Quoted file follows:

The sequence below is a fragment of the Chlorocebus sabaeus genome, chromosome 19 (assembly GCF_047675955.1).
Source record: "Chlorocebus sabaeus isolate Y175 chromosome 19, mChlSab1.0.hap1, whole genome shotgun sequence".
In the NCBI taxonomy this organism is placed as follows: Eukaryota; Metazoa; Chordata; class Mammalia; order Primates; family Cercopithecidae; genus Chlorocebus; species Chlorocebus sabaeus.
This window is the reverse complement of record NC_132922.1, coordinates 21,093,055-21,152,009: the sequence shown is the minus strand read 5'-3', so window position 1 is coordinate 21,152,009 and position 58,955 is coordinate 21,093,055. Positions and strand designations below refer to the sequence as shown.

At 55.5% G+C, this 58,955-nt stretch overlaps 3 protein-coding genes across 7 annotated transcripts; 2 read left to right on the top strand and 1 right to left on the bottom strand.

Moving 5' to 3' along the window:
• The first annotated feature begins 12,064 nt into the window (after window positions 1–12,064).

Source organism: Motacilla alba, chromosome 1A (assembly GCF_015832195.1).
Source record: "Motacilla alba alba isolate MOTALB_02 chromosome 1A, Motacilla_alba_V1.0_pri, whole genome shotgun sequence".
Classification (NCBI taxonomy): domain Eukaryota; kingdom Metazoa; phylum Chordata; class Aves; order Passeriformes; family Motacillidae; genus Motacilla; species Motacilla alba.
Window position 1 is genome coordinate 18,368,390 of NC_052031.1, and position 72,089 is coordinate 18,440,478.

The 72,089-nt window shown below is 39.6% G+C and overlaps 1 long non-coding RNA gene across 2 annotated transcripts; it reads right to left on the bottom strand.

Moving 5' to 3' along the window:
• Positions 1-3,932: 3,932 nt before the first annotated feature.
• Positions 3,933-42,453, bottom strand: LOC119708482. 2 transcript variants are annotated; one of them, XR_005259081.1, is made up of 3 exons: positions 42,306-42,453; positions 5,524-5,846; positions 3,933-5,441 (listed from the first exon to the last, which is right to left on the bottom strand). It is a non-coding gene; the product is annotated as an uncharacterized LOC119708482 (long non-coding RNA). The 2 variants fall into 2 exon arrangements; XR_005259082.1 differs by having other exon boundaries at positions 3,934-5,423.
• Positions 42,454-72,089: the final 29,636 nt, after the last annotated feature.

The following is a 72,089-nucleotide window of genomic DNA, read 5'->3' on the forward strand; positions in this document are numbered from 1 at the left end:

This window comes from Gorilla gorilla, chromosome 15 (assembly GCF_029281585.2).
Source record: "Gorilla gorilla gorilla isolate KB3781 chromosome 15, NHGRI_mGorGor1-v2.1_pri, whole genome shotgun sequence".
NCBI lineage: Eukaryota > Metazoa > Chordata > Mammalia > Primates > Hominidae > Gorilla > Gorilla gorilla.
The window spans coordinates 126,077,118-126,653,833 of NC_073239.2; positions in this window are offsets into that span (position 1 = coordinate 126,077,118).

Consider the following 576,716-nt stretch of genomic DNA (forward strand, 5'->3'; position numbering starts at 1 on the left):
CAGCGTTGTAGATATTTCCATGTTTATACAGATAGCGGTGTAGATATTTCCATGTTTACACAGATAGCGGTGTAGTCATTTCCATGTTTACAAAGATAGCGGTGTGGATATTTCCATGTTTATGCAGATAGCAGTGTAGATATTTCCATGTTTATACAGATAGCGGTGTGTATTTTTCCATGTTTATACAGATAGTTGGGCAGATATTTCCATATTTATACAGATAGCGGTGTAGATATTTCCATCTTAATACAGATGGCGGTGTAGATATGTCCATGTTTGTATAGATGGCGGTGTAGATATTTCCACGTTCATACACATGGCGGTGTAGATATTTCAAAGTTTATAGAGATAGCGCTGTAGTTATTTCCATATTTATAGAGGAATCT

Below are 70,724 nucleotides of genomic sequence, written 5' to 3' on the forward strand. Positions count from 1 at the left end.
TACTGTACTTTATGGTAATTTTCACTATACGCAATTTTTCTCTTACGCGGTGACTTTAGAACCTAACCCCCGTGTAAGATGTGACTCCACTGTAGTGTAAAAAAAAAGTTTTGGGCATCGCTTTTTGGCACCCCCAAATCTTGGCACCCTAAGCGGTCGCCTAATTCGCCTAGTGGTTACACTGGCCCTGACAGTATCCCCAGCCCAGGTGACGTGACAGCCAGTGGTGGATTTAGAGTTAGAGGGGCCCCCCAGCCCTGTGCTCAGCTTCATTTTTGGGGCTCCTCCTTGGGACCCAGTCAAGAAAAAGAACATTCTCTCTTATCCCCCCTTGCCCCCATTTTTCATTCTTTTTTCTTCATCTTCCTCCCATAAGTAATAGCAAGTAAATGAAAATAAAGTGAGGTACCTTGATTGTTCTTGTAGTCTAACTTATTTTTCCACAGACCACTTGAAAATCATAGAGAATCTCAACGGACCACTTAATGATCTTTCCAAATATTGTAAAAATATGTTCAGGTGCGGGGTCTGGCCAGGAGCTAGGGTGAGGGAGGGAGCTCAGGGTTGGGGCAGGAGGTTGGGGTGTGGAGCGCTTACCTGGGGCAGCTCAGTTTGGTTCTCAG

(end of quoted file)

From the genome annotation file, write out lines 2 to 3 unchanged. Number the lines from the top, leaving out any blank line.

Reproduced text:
Source record: "Chlorocebus sabaeus isolate Y175 chromosome 19, mChlSab1.0.hap1, whole genome shotgun sequence".
In the NCBI taxonomy this organism is placed as follows: Eukaryota; Metazoa; Chordata; class Mammalia; order Primates; family Cercopithecidae; genus Chlorocebus; species Chlorocebus sabaeus.